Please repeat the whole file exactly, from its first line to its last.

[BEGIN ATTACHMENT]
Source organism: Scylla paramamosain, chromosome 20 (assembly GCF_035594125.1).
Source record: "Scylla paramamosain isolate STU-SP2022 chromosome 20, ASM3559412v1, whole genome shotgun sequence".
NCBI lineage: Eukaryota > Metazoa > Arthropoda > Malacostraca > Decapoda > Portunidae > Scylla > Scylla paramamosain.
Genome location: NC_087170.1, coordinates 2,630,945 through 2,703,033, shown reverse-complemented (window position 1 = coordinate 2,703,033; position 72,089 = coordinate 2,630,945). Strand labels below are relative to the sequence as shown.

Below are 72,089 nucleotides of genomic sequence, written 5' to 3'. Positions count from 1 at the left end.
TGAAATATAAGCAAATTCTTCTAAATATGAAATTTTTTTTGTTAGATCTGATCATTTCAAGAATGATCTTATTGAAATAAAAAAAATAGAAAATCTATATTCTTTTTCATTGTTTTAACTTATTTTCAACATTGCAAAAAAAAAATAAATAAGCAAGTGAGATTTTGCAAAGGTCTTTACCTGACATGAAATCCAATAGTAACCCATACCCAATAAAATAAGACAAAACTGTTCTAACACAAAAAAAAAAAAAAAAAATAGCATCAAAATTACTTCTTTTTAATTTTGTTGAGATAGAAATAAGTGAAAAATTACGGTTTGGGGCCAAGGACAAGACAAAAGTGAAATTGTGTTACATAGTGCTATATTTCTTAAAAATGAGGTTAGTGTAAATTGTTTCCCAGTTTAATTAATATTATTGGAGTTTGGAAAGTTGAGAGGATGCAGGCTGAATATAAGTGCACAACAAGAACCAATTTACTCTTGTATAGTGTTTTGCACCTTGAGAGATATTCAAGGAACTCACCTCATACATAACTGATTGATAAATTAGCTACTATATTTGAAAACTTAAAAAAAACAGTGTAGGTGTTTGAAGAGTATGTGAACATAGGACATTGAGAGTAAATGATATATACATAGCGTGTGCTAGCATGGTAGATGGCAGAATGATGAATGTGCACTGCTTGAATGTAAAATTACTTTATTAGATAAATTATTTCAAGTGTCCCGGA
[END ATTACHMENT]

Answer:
Source organism: Scylla paramamosain, chromosome 20 (assembly GCF_035594125.1).
Source record: "Scylla paramamosain isolate STU-SP2022 chromosome 20, ASM3559412v1, whole genome shotgun sequence".
NCBI lineage: Eukaryota > Metazoa > Arthropoda > Malacostraca > Decapoda > Portunidae > Scylla > Scylla paramamosain.
Genome location: NC_087170.1, coordinates 2,630,945 through 2,703,033, shown reverse-complemented (window position 1 = coordinate 2,703,033; position 72,089 = coordinate 2,630,945). Strand labels below are relative to the sequence as shown.

Below are 72,089 nucleotides of genomic sequence, written 5' to 3'. Positions count from 1 at the left end.
TGAAATATAAGCAAATTCTTCTAAATATGAAATTTTTTTTGTTAGATCTGATCATTTCAAGAATGATCTTATTGAAATAAAAAAAATAGAAAATCTATATTCTTTTTCATTGTTTTAACTTATTTTCAACATTGCAAAAAAAAAATAAATAAGCAAGTGAGATTTTGCAAAGGTCTTTACCTGACATGAAATCCAATAGTAACCCATACCCAATAAAATAAGACAAAACTGTTCTAACACAAAAAAAAAAAAAAAAAATAGCATCAAAATTACTTCTTTTTAATTTTGTTGAGATAGAAATAAGTGAAAAATTACGGTTTGGGGCCAAGGACAAGACAAAAGTGAAATTGTGTTACATAGTGCTATATTTCTTAAAAATGAGGTTAGTGTAAATTGTTTCCCAGTTTAATTAATATTATTGGAGTTTGGAAAGTTGAGAGGATGCAGGCTGAATATAAGTGCACAACAAGAACCAATTTACTCTTGTATAGTGTTTTGCACCTTGAGAGATATTCAAGGAACTCACCTCATACATAACTGATTGATAAATTAGCTACTATATTTGAAAACTTAAAAAAAACAGTGTAGGTGTTTGAAGAGTATGTGAACATAGGACATTGAGAGTAAATGATATATACATAGCGTGTGCTAGCATGGTAGATGGCAGAATGATGAATGTGCACTGCTTGAATGTAAAATTACTTTATTAGATAAATTATTTCAAGTGTCCCGGA